A month ago I took communion sitting in an ordinary wooden pew. I prayed that God would help me let some things go. I think this is a prayer nearly every twenty-something prays when they think about how they grew up, no matter how fun or fulfilling their childhood was.
You get older and you want to be the forgiver and the forgiven, the absolute freest version of yourself. So I broke the stiff wafer and drank the too-sweet juice and walked out through the double doors. It was a Sunday.
Father’s Day and I have a history, tangled and thorny and only recently a little bit less heavy. I’m sure many people feel the same, if you throw open wide the suitcase of your heart and start pulling out the things you’ve carried with you all these years.
Say father and you pull at everyone’s story, light and dark, good and bad, in between and in mending.
We were supposed to have lunch together this year with my dad. For various reasons, people canceled one by one. My dad stood in the hallway with his eyes big and said, “Are you going to have lunch with us?” He got quiet for a moment. “Not many people are coming.”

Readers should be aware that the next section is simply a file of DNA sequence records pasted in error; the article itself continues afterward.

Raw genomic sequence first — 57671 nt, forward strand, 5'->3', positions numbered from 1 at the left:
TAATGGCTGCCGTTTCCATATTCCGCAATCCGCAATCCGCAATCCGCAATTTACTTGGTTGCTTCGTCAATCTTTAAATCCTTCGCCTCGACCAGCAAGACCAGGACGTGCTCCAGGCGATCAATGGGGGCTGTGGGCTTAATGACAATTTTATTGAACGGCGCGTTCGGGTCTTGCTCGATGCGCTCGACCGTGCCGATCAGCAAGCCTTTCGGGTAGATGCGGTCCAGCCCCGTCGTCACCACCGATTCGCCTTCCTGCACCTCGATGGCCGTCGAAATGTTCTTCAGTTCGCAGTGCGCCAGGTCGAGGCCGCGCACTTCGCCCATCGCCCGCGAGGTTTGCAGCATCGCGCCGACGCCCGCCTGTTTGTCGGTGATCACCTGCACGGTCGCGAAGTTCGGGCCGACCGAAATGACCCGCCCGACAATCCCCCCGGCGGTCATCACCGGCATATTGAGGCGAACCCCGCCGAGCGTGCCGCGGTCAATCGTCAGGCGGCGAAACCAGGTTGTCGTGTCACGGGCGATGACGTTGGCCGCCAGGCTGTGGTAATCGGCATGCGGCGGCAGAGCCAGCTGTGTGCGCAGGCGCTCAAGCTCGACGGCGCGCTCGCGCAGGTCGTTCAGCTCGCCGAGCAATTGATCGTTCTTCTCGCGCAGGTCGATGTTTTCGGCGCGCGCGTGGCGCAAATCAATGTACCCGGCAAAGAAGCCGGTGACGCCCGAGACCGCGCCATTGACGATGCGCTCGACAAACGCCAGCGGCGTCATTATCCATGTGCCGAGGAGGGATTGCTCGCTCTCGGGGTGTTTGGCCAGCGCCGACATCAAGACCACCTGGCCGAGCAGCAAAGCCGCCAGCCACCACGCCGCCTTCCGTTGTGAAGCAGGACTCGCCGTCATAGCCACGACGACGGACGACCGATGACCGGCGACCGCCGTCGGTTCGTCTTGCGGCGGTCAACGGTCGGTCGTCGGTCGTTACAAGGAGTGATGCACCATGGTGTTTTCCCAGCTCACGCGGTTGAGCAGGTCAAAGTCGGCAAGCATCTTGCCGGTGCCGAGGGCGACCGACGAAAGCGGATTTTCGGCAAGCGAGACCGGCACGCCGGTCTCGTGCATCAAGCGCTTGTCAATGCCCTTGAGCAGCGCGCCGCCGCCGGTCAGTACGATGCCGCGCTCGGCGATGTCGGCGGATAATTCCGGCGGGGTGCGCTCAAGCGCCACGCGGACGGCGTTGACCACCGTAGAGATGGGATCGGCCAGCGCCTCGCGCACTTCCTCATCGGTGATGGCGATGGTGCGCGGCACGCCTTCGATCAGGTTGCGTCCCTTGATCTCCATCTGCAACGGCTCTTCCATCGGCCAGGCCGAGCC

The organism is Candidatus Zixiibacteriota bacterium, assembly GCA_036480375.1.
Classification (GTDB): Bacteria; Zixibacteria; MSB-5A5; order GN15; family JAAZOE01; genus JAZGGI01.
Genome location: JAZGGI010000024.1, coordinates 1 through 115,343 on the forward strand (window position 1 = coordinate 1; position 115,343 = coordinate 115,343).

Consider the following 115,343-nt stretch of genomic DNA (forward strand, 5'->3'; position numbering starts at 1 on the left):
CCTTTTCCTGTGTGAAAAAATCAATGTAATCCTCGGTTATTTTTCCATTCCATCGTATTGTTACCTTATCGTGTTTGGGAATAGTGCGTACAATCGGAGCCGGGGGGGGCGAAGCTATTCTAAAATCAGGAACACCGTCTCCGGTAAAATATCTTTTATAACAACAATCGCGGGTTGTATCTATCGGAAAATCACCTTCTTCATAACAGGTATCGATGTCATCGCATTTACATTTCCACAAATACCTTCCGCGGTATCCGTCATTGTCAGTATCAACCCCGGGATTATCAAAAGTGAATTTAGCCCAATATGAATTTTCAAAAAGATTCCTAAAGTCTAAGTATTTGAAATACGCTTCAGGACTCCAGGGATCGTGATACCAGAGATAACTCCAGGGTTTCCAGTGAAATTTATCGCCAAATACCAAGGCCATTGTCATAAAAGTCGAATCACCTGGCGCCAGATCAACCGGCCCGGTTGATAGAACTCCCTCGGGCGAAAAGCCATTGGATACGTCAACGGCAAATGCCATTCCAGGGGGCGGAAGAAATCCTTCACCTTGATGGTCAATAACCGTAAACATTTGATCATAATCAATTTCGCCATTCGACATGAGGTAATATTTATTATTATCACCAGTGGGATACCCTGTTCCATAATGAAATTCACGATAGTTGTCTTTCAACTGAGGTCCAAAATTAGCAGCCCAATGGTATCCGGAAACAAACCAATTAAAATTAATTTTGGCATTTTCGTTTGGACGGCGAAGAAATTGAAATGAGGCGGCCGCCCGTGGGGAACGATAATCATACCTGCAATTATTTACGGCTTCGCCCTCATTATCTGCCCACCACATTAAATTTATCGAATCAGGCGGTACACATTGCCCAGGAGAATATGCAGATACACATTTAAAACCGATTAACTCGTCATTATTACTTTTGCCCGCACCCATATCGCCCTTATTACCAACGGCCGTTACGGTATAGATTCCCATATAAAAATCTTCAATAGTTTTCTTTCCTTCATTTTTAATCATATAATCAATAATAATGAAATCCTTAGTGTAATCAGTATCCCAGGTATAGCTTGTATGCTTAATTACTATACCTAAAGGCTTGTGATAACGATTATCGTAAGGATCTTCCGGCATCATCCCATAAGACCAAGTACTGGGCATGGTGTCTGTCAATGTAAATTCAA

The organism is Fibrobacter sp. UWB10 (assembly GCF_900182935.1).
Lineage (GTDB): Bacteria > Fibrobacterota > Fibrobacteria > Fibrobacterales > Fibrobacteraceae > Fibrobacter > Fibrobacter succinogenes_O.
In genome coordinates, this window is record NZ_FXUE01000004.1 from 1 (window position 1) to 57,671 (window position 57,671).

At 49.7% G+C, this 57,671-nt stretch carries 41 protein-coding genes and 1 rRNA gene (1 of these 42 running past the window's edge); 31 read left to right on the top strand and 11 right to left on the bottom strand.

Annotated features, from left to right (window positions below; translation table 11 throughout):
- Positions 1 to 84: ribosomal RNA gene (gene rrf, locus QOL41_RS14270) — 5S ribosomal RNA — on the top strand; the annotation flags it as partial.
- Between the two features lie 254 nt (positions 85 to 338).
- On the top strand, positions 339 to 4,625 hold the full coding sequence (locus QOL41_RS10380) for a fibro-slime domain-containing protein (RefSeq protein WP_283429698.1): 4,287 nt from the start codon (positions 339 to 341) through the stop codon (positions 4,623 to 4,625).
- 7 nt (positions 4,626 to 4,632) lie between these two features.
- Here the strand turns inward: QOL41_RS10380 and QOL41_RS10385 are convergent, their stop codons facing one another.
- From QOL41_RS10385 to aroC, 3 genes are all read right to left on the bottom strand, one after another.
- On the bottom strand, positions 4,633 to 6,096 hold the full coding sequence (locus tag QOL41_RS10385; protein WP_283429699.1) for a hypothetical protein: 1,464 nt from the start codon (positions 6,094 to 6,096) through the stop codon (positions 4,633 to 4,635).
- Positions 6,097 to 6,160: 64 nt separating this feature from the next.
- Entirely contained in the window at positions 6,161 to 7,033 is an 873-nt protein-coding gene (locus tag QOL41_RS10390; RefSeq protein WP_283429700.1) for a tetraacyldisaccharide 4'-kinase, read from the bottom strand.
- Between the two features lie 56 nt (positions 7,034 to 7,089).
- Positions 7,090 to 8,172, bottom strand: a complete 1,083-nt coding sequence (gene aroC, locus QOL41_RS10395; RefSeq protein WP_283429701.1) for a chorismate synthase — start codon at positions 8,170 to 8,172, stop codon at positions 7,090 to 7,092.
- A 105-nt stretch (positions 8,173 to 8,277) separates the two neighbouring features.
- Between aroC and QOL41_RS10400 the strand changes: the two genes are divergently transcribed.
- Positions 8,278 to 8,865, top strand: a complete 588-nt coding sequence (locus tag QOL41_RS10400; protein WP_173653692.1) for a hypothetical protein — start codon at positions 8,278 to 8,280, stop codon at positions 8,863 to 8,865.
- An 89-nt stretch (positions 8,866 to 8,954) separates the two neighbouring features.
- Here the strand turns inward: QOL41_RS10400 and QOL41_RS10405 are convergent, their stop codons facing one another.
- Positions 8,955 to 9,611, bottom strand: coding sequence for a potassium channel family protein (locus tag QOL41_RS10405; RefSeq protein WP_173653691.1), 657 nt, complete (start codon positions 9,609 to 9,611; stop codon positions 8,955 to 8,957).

I could have found a million polite ways to say no, thank you, and maybe another year I would have. I’m mostly vegetarian and gluten-free, and I hadn’t planned on eating the pizza they ordered or most of the food they prepared. Yet I realized, in that moment, that he was trying. That he was a human who had been trying for quite awhile to be different, which is not at all easy.
Love is an easy thing when it shows up neatly at church; it gets messy when it shows up and says pick me. Pick me now.
The more I take communion, the more it seems to take me back to my own kitchen table—back to the people I love dearly. Isn't it so messy and human that the same people you love dearly are the ones you hurt and are hurt by?
Despite the messes we make and unmake of each other, we always seem to circle back time and time again, slowly making things right. We scootch the table over and find more chairs, because in the end, what else is there to do but gather?
Sometimes communion is the wafer and the juice.
Sometimes it shows up in church, and that’s a good thing.
Today communion was pizza, salty and crispy at the edges and lemonade with a twist of tartness.
Today communion was showing up at the table and realizing that we are all broken people breaking bread together, and the crazy, maddening, beautiful mystery is that none of us are worthy–but we are all invited just the same.